Gold Member
by the way, in theory (meaning hypothetically speaking), there ought to exist an equation, or equations, that describes the true wavefunction accurately, right?

Has this equation been given a name? Even if physicists don't know what exact form it takes, they can still give it a name first I guess.
Yes, it’s the Schrödinger equation. Given a molecular Hamiltonian, the true (stationary) wavefunctions are the eigenvectors of this Hamiltonian. And as long as the basis set ##\{\phi_i\}## spans the Hilbert space of wavefunctions, the equation ##\psi =\sum c_i \phi_i## is exact. Since this Hilbert space is typically infinite-dimensional, in practice we use an incomplete basis set as an approximation.

Yes, it’s the Schrödinger equation.
I've had some concepts in my head, but it was unclear and foggy, so I focused on other topics for the time being. Now, I've got a clearer idea of what I'm looking for.

Do this several times and you get a potential energy curve that has a minimum at the equilibrium bond length, rather than at infinity. This indicates that a bond exists between the atoms.
Does the energy-distance relation curve equation have a name?

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TeethWhitener
Gold Member
Does the energy-distance relation curve equation have a name?
It’s just what you get when you solve the Schrodinger equation in the Born-Oppenheimer approximation at varying nuclear geometries. It’s unclear what terms you’re looking for above and beyond this. The curve itself is generally called a potential energy curve, or a potential energy surface when generalized to more than one dimension. You’ll find the term “potential energy surface” throughout the literature, if you’re looking for keywords to search. There are also a number of empirical potentials that approximate the potential energy curve for atoms in a molecule, the most famous of which is probably the Morse potential.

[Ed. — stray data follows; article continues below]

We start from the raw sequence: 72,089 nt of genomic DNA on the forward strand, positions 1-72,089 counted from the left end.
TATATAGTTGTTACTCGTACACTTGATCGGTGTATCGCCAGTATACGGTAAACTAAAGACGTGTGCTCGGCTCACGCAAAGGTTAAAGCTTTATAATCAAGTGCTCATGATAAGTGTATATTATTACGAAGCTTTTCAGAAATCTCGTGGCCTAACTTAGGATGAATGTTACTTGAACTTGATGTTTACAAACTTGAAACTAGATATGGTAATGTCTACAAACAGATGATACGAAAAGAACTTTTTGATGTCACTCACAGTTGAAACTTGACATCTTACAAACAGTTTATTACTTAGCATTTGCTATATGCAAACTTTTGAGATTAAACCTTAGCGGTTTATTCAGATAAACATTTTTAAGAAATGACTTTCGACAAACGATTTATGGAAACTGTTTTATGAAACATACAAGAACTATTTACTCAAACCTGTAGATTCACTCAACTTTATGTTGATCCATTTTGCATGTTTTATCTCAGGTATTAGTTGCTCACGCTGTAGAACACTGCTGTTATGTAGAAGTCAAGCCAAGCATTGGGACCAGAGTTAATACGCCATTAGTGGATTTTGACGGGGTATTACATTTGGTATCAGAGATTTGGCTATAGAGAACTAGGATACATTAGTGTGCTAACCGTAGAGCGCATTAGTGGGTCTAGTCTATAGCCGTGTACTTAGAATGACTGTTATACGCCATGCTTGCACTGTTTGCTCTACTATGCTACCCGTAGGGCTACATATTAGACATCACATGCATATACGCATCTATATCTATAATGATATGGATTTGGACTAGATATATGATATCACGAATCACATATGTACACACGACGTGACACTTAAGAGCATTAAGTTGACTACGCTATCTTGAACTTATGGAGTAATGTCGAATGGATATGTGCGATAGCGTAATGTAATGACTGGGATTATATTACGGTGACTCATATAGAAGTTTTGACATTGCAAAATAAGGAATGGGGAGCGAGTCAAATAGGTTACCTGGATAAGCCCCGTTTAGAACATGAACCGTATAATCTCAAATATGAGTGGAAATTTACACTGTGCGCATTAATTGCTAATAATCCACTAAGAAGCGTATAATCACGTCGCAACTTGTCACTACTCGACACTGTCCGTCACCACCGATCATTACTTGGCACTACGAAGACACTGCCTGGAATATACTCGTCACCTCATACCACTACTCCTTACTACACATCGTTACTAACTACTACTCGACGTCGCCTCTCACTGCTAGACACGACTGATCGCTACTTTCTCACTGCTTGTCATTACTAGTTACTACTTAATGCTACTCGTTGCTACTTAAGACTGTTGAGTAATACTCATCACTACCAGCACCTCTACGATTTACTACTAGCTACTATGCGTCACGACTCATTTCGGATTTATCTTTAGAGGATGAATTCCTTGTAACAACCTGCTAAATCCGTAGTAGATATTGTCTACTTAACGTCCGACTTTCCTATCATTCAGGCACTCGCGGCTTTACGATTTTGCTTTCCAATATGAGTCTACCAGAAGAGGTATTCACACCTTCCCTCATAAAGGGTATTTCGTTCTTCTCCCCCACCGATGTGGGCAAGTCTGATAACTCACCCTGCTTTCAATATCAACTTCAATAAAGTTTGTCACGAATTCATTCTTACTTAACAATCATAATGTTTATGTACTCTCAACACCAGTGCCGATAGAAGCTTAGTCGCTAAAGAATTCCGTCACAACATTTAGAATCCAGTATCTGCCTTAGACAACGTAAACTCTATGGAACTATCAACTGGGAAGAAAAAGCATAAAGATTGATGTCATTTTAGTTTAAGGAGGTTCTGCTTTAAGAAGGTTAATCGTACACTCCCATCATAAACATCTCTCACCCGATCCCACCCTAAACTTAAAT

• DrClaude
It’s just what you get when you solve the Schrodinger equation in the Born-Oppenheimer approximation at varying nuclear geometries. It’s unclear what terms you’re looking for above and beyond this. The curve itself is generally called a potential energy curve, or a potential energy surface when generalized to more than one dimension. You’ll find the term “potential energy surface” throughout the literature, if you’re looking for keywords to search. There are also a number of empirical potentials that approximate the potential energy curve for atoms in a molecule, the most famous of which is probably the Morse potential.
thanks, I see. The force given by this potential, dU/dr, is it considered a quantum mechanical version of the electromagnetic force described by Maxwell's equations?

TeethWhitener
Gold Member
thanks, I see. The force given by this potential, dU/dr, is it considered a quantum mechanical version of the electromagnetic force described by Maxwell's equations?
There seems to be a lot of confusion with this question such that a short answer won’t suffice (like “Is the present king of France bald?” Or the perennial favorite, “Have you stopped beating your wife?”)

First, the Lorentz force (I’m assuming that’s what you mean when you invoke Maxwell’s equations) isn’t directly relevant here. The relevant variable is the nuclear separation, and the behavior of the system, while ultimately (ignoring the Pauli principle) a function of the electrostatic forces involved, is probably not best modeled as an electromagnetic interaction. If you’re interested in force, it’s much easier just to consider the problem as purely mechanical.

That said, force as a concept doesn’t hold a central position in quantum mechanics like it does in classical mechanics. At least not so straightforwardly. However, there is an elegant connection between force in classical mechanics and the Heisenberg equation in quantum mechanics. We see this by considering Hamilton’s equations of motion in classical mechanics, in particular: